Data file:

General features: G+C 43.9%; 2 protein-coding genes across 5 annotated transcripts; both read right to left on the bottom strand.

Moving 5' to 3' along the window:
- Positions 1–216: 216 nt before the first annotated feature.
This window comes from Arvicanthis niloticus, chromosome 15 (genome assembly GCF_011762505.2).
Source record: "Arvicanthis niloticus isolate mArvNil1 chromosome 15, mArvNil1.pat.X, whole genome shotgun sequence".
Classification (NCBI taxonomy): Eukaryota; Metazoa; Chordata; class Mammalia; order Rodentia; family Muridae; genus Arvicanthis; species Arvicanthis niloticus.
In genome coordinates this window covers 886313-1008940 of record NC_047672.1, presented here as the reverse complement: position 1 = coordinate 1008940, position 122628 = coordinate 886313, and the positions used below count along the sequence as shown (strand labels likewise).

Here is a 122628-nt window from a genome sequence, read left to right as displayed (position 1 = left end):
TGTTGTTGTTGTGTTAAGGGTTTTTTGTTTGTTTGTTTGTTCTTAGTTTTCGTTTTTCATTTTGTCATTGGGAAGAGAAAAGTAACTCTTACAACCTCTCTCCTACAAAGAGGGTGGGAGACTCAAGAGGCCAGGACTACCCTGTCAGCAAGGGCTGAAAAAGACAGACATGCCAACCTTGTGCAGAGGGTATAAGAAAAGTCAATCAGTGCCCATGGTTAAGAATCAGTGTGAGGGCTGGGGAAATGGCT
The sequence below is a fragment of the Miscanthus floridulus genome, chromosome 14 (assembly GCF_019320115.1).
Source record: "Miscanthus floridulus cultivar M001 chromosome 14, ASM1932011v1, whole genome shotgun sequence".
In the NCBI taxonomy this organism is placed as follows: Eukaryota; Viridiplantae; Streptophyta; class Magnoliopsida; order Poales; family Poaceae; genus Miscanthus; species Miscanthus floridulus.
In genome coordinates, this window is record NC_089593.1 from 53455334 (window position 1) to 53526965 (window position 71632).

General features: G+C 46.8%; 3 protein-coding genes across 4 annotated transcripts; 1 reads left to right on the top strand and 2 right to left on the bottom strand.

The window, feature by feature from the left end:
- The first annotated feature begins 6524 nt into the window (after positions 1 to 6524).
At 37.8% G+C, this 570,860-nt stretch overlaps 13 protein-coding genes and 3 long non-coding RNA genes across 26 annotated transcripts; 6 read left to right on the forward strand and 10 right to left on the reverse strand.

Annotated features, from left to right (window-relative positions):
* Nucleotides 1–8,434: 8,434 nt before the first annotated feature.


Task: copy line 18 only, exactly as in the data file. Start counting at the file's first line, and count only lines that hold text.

Annotated features, from left to right (window-relative positions):